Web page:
Distributions of zeros of the Riemann zeta (2018) - mostly for the nice view from Quanta of the various places where a certain distribution appears - zeros of Riemann’s zeta function, spaces between eigenvalues of random matrices, distances between cells in chicken cells in chicken’s eyes etc.

An illustrated proof of the CAP theorem (2014) - the CAP classification is a (somewhat misused) workhorse of describing distributed systems. But it’s also a theorem in it’s own right, with some very precise specifications. This article delves a bit into that, and gives an intuition for the proof.

Lamport’s logical clocks (2015) - a brief overview of Lamport’s famous “Time, Clocks, and the Ordering of Events in a Distributed System” paper (how famous? 11k citations worth). Now the paper itself is easy to follow, and the article is almost as big as it. Still, the graphics are neat and the explanation a bit bigger. The notion of limited ordering in distributed systems is very important. Vector clocks are very often encountered in the design of bigger systems (most famously Dynamo), and they’re improvements to Lamport clocks.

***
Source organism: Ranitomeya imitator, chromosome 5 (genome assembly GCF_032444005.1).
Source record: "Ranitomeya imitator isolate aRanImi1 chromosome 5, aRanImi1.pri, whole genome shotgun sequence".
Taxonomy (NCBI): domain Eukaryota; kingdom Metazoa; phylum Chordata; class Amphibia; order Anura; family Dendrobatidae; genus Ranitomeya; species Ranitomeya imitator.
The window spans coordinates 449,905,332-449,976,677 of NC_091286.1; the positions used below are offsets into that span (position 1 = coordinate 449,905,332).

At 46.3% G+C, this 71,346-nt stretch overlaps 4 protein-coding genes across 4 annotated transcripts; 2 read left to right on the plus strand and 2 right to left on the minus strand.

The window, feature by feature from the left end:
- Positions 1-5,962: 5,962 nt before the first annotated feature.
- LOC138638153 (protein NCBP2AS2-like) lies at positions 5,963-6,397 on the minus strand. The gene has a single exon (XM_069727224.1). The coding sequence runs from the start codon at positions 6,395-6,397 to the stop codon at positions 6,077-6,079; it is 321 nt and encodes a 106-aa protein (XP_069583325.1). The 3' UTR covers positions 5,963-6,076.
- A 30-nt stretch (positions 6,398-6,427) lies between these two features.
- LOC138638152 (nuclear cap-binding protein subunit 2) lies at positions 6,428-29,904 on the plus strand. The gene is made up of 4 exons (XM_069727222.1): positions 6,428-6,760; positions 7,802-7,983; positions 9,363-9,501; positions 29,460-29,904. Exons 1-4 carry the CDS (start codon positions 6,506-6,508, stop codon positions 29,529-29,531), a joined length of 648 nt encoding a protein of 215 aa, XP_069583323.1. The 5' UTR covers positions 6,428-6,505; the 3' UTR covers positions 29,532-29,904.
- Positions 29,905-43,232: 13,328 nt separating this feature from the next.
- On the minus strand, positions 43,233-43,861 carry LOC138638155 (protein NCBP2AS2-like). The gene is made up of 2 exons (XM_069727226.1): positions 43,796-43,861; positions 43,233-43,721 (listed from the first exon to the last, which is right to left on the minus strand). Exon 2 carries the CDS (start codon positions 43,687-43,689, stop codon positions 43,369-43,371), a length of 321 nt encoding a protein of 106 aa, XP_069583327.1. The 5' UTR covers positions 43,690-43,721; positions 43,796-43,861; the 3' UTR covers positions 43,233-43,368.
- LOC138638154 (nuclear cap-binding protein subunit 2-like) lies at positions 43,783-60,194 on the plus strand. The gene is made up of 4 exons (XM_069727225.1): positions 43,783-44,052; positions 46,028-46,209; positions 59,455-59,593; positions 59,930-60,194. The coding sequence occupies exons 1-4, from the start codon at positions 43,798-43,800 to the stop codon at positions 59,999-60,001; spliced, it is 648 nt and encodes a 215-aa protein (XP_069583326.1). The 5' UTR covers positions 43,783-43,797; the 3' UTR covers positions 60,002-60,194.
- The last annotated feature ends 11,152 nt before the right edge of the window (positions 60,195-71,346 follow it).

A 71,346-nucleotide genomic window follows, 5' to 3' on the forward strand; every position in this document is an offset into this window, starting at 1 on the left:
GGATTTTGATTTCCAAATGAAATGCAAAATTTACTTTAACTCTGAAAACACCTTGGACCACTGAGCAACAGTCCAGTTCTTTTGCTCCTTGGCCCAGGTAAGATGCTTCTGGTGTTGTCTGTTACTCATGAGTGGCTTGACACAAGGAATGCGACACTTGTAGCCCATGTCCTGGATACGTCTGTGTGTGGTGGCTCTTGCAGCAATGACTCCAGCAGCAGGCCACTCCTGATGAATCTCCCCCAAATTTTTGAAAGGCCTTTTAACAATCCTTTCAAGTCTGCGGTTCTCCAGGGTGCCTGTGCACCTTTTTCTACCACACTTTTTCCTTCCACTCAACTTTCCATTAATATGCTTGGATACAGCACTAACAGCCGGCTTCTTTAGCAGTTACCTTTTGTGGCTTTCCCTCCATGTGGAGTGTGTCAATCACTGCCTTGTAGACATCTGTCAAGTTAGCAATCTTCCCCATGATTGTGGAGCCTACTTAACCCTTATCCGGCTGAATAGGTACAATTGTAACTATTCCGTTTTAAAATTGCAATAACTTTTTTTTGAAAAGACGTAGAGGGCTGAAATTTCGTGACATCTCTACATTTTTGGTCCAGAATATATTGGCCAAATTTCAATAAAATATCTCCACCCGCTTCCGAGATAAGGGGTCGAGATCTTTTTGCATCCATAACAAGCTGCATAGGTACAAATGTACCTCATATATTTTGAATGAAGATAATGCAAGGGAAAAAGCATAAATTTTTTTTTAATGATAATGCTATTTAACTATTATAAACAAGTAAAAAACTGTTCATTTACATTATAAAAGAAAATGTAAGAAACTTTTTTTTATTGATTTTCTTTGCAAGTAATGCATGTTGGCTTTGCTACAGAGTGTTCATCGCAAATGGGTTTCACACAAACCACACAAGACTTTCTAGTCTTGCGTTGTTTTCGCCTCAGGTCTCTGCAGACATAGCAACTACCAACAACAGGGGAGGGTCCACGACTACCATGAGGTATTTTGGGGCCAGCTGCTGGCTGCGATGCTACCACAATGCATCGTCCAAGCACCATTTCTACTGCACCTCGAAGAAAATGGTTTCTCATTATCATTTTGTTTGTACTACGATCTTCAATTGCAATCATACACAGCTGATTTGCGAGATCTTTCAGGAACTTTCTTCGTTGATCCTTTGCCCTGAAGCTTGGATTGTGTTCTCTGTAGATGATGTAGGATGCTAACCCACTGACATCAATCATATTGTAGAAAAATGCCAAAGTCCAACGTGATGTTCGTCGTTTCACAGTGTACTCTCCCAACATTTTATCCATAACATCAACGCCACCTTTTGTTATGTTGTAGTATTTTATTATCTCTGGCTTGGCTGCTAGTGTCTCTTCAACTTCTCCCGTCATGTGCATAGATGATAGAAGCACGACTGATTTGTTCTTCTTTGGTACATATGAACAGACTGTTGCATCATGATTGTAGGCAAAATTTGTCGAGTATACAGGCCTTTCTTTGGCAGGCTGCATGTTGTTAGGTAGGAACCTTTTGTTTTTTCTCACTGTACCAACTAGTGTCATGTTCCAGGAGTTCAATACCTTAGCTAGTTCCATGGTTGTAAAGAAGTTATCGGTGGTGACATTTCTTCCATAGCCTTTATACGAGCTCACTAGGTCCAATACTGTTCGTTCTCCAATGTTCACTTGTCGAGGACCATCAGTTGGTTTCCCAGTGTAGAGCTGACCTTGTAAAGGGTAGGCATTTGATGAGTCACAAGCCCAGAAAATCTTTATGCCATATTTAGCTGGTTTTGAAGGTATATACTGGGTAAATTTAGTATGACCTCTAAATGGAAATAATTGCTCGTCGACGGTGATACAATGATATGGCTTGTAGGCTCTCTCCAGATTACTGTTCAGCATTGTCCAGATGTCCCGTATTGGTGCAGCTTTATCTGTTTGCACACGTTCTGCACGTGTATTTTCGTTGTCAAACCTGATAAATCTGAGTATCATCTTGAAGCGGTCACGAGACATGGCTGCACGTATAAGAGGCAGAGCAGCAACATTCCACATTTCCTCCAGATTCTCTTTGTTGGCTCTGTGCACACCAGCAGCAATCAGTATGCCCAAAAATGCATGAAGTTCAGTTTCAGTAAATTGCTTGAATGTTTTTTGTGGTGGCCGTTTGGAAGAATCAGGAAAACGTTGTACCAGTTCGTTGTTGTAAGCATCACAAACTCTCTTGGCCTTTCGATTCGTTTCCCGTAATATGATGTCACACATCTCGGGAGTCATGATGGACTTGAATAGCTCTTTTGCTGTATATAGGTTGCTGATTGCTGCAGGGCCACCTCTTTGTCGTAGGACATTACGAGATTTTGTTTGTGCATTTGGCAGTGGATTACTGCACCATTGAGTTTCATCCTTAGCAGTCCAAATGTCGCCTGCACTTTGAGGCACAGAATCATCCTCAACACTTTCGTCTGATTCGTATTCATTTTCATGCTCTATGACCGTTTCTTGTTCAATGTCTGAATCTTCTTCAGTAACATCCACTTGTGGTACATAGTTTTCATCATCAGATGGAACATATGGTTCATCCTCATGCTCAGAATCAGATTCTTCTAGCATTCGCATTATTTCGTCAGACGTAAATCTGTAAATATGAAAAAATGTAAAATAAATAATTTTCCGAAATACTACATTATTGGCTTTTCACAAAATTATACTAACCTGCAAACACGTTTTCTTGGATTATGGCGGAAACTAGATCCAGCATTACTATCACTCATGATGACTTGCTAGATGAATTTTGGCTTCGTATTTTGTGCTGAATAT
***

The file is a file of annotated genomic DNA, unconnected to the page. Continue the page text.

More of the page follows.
Visualizing linearlizability (2015) - I’m not that familiar with the various consistency models, but linearlizability is one of the important ones, so any intuition about it is good. Indeed the paper seems terse, but the visualisations do help - especially wrt the “equivalence” relation on histories.

Cybernetics - a cyborg-free introduction (2018) - cybernetics is a strange discipline - big for about 30 years from the 40s to the 70s, it is quite obscure now. The good stuff has moved to other disciplines more or less. This article is a very quick overview of the history and objectives of the folks working in the field. I searched a bit to find a more definitive answer to “what happened to cybernetics?”. I think Asa Sherill on Quora offered a good take - the name changed. Cybernetics is just a futurist name for things like control theory, AI, robotics etc.